BJM Plumbs Leonard Cohen's Songbook for an Ambitious New Show
In a surprising move last February, Les Ballets Jazz de Montréal announced it had struck a deal giving it worldwide exclusive dance and circus rights to legendary singer-songwriter Leonard Cohen's repertoire for five years. The particularity of the terms and Cohen's godlike status in his hometown of Montreal indicated this was not business as usual for the company. BJM's ambitious Cohen-inspired show, Dance Me, debuts December 5–9 in Montreal, and then begins extensive touring nationally and internationally.
The show contains a selection of beloved songs from Cohen's vast songbook, and evokes five seasons in "the cycles of human existence" (from young adulthood to death), according to a company press release. Three of BJM artistic director Louis Robitaille's favorite choreographers, Andonis Foniadakis, Annabelle Lopez Ochoa and Ihsan Rustem, along with stage director Eric Jean, have crafted the dances. Each of Dance Me's "seasons" will have its own creative identity fashioned by a designated choreographer. Robitaille promises the show will incorporate multimedia and feature live singers onstage.
Negotiations to obtain the rights to use Cohen's work began three years ago, says Robitaille. The project was conceived to celebrate Montreal's 375th anniversary, mark Canada's 150th festivities and highlight Robitaille's 20 years at the helm of BJM during its 45th anniversary. According to Robitaille, Cohen was not initially sold on having his work set to dance or circus. But Cohen's lawyer, Robert Kory, saw BJM perform and his endorsement led the singer-songwriter to give the commission the green light.
Though this project was put in motion prior to Cohen's death last year, at age 82, his demise brought a poignant urgency to Dance Me. "Cohen's spirit is there the entire evening," explains the 35-year-old Rustem, who has created about a half-hour of material based on eight songs. Like many, he's loved Cohen's music, but this project has forced him "to find my voice" in Cohen's powerful insights into the human experience.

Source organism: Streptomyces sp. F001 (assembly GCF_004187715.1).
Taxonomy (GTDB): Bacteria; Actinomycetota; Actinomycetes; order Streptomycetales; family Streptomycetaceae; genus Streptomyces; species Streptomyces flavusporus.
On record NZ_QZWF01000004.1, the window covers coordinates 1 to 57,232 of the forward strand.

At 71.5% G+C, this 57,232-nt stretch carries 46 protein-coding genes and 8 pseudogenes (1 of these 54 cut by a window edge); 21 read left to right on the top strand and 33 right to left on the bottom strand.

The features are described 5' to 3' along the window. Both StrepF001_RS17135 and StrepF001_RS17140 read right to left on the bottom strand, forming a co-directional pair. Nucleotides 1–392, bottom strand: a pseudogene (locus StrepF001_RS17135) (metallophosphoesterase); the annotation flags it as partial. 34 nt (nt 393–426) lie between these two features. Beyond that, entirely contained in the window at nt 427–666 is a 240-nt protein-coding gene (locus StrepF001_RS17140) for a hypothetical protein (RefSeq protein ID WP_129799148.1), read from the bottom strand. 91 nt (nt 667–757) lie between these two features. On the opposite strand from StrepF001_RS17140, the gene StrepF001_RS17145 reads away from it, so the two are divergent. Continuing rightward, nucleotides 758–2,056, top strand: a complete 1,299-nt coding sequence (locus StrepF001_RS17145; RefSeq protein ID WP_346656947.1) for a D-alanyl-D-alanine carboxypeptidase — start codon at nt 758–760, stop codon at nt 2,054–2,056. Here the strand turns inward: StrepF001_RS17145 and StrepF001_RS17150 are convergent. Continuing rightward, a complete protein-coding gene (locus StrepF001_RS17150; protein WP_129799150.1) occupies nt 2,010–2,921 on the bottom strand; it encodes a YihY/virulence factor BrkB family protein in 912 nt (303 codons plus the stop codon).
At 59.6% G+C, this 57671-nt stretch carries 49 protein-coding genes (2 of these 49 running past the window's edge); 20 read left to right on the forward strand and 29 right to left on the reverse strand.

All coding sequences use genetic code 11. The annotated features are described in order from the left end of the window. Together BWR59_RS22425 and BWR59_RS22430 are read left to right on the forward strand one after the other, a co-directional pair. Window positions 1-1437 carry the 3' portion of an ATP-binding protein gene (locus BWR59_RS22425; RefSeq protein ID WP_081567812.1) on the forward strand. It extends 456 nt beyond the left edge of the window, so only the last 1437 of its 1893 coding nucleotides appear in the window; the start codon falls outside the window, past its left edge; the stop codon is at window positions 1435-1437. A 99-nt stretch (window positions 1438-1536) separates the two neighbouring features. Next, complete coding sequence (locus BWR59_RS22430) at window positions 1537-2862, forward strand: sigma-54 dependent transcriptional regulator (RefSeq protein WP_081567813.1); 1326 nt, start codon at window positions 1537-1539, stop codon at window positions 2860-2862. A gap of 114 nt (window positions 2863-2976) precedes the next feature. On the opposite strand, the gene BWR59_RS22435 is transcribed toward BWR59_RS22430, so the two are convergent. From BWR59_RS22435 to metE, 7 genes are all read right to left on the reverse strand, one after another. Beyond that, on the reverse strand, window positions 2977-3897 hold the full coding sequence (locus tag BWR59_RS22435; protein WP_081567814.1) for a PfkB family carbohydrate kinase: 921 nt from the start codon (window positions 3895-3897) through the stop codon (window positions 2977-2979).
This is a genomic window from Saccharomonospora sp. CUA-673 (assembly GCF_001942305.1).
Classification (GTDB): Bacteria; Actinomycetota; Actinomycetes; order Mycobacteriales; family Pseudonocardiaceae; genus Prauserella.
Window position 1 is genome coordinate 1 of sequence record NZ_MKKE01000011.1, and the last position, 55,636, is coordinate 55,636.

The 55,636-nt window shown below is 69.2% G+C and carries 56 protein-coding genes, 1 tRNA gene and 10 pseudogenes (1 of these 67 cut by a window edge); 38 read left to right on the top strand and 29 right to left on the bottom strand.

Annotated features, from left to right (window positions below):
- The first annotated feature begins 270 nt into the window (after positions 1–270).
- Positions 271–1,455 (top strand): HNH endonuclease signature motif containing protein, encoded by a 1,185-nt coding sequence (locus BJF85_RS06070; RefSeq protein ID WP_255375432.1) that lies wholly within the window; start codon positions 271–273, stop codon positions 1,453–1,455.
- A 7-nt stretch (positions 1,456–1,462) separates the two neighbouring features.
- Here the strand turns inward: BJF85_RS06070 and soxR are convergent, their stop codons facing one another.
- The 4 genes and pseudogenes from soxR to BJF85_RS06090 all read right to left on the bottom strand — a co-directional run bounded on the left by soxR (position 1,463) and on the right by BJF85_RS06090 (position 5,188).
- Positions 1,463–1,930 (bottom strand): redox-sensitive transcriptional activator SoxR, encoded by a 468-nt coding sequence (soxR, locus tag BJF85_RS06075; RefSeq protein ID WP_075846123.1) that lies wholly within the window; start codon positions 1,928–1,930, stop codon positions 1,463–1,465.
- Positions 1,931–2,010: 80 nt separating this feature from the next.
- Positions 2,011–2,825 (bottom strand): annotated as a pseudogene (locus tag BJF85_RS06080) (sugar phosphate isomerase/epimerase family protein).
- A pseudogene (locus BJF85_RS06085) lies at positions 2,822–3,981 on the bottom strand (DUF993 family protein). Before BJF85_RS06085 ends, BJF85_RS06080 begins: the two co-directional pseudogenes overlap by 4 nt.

Social media has made the dance world a lot smaller, giving users instant access to artists and companies around the world. For aspiring pros, platforms like Instagram can offer a tantalizing glimpse into the life of a working performer. But there's a fine line between taking advantage of what social media can offer and relying too heavily on it.
If you think becoming a trainee or apprentice is the only path to gaining experience in a dance company environment, think again.
The University of Arizona, located in the heart of Tucson, acclimates dancers to the pace and rigor of company life while offering all the academic opportunities of a globally-ranked university. If you're looking to get a head-start on your professional dance career—or to just have a college experience that balances company-level training and repertory with rigorous academics—the University of Arizona's undergraduate and graduate programs have myriad opportunites to offer:
Yes, we realize it's only August. But we can't help but to already be musing about all the incredible dance happenings of 2019.
We're getting ready for our annual Readers' Choice feature, and we want to hear from you about the shows you can't stop thinking about, the dance videos that blew your mind and the artists you discovered this year who everyone should know about.
On August 19, 1929, shockwaves were felt throughout the dance world as news spread that impresario Sergei Diaghilev had died. The founder of the Ballets Russes rewrote the course of ballet history as the company toured Europe and the U.S., championing collaborations with modernist composers, artists and designers such as Igor Stravinsky, Pablo Picasso and Coco Chanel. The company launched the careers of its five principal choreographers: Michel Fokine, Vaslav Nijinsky, Léonide Massine, Bronislava Nijinska and George Balanchine.